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August 30, 2015 / 15 Elul, 5775
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Hashem And Man: Master And Servant


The-Shmuz

“The Kohen shall don a garment of linen, and he shall don linen breeches on his skin, and he shall remove the ashes.” – Vayikra 6:3

One of the daily activities in the Mishkan was taking out the ashes. Chovos Ha’Levavos explains that Hashem commanded Aaron to do this action each day “to lower himself and rid himself of the arrogance in his heart.”

This statement seems to imply that Aaron was arrogant, and that Hashem felt he needed specific work to get rid of that sense of superiority. The problem is that it is difficult to imagine that Aaron Hakohen was a haughty individual. This concept becomes even more problematic when we focus on the Torah’s description of Aaron.

When Hashem appeared to Moshe and said, “I want you to lead the Jewish people out of Mitzrayim,” Moshe refused. He was afraid Aaron would feel slighted. Up to that point, Aaron had been the leader of the nation, the one who brought the word of Hashem to the people. Now his younger brother, unheard of for sixty years, would usurp that position. As great as Aaron was, Moshe knew he was still human and would feel the pain of being displaced. Therefore, Moshe wanted no part of it.

Hashem explained to Moshe that while this might be a well-founded fear with regard to the average person, Aaron – because of his great spiritual stature – was above jealousy and competition and this wouldn’t cause him any pain. He had so eliminated bad character traits from his heart that he would feel nothing negative. In fact, when Moshe assumed this position and Aaron set out to meet him, the pasuk says, “It was with joy in his heart.”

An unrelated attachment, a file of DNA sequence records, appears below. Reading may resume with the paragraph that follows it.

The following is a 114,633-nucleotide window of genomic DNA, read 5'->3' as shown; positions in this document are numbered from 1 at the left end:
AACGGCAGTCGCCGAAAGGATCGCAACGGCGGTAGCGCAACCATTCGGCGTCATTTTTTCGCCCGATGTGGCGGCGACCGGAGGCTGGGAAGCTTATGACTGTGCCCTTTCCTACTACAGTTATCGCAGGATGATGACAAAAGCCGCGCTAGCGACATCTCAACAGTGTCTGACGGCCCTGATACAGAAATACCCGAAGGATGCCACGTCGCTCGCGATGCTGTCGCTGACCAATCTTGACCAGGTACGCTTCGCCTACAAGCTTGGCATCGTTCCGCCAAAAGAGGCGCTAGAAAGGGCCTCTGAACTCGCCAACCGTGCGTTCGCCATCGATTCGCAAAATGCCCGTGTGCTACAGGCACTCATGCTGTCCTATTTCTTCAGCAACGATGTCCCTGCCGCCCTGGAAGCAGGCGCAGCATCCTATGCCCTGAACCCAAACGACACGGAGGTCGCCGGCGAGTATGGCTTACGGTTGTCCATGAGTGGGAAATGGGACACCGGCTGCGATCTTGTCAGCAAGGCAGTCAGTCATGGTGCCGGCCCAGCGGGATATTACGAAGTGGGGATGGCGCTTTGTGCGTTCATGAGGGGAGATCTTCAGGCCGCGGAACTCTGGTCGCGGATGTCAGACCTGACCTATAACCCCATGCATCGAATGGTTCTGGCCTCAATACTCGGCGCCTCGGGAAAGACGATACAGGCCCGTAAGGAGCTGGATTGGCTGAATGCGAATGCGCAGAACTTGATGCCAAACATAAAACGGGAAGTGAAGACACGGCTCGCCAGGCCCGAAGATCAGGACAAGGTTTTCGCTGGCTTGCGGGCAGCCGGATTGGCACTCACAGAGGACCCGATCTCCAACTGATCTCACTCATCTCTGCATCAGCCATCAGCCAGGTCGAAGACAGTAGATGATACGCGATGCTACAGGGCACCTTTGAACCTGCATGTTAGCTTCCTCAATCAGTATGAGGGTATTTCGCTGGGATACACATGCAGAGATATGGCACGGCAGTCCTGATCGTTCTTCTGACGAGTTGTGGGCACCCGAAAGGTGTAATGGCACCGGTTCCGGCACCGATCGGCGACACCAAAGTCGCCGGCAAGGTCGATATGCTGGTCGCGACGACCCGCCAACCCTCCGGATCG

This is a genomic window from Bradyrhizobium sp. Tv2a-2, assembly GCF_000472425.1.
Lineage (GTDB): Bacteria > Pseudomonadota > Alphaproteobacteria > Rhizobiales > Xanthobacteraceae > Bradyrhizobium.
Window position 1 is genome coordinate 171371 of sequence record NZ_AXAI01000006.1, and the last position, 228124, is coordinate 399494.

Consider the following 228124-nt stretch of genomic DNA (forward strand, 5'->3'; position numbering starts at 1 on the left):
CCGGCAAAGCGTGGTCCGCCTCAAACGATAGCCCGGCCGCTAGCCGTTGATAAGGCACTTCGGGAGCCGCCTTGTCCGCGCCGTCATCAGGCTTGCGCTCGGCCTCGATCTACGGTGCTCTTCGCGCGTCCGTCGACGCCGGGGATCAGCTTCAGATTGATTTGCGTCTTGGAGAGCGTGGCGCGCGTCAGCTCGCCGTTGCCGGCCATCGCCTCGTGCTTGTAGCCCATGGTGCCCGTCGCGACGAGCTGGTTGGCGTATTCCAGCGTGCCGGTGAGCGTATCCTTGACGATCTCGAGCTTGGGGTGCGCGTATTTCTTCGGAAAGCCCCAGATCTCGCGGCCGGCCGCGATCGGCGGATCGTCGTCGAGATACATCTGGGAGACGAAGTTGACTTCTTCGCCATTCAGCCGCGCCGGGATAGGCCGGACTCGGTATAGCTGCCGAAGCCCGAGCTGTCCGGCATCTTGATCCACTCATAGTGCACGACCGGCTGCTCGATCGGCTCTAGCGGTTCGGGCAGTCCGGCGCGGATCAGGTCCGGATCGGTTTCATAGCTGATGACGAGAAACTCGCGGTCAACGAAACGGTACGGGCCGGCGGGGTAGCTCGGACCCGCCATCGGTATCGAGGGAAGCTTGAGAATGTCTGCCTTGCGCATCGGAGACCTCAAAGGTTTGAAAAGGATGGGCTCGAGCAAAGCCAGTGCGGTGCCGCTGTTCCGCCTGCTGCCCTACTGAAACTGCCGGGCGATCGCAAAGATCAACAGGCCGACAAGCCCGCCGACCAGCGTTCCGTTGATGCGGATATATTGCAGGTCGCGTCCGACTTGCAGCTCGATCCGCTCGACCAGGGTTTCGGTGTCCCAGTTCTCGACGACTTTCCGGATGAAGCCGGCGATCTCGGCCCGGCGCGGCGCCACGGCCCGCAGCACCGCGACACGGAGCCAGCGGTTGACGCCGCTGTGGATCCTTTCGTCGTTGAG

Hashem was telling Moshe that Aaron was in a different category of people. He had mastered his nature. He was like a malach in human form.

Of all men, Aaron wouldn’t be haughty and overbearing. So why did Hashem feel it was necessary for him to take out the ashes each day to eliminate arrogance from his heart?

The answer to this question is based on understanding the underpinnings of our relationship with Hashem.

Chovos Ha’Levavos (Shaar Ha’chnah) explains a basic truism: a servant needs a master, and a master needs a servant. By definition, a servant can’t be a servant without a master, and a master can’t be a master without a servant. They are mutually dependent. With that, he explains the danger of arrogance. The arrogant person feels powerful, mighty, and independent. These are not the traits one finds in a servant; quite the opposite, these are the traits of superiors, of people who rule. For that reason, the arrogant person can’t be a servant of Hashem.

Hashem alone has the right to wear the trait of ga’avah. He alone is mighty, He alone is powerful, and He alone is independent. Anyone else who harbors these thoughts in his heart is “wearing the King’s robes.” He views himself in a manner that is false and delusional. More significantly, in that state he cannot serve Hashem. Arrogance utterly skews the relationship of man to his Creator. Its opposite, humility, is central to all avodas Hashem.

This seems to be the answer to the question. In no sense was Aaron haughty or overbearing; he was among the most modest of men. The problem was that his role required even more. As the representative of the nation, he was going into the Holiest of the Holies; any imperfection in his intentions would have spelled an imperfect avodah, so he needed to be perfect in his humility. To attain that state, he needed a physical exercise. He had to, so to speak, take out the garbage each day. By doing this, any trace of independence was eliminated from his heart, and he was able to reach that most elusive understanding: I am utterly, completely, and totally dependent upon Hashem. I am the creation, and He is my Creator. As great as Aaron was, he still needed improvement in this area, and it was only through concrete, physical actions that he could reach a state of true humility.

The Core of Being an Eved Hashem

This concept is very applicable in our lives. All of our avodas Hashem hinges upon accepting Hashem as our Master. While we may not be haughty, unless we have worked on acquiring humility there will be trace elements of arrogance in our hearts, and these will greatly impede our being subservient to Hashem. They stop us from standing as servants in front of our Master.

About the Author: Rabbi Shafier is the founder of TheShmuz.com. The Shmuz is an engaging, motivating shiur that deals with real life issues. All of the Shmuzin are available free of charge at www.TheShmuz.com or on the Shmuz App for iphone or Android.


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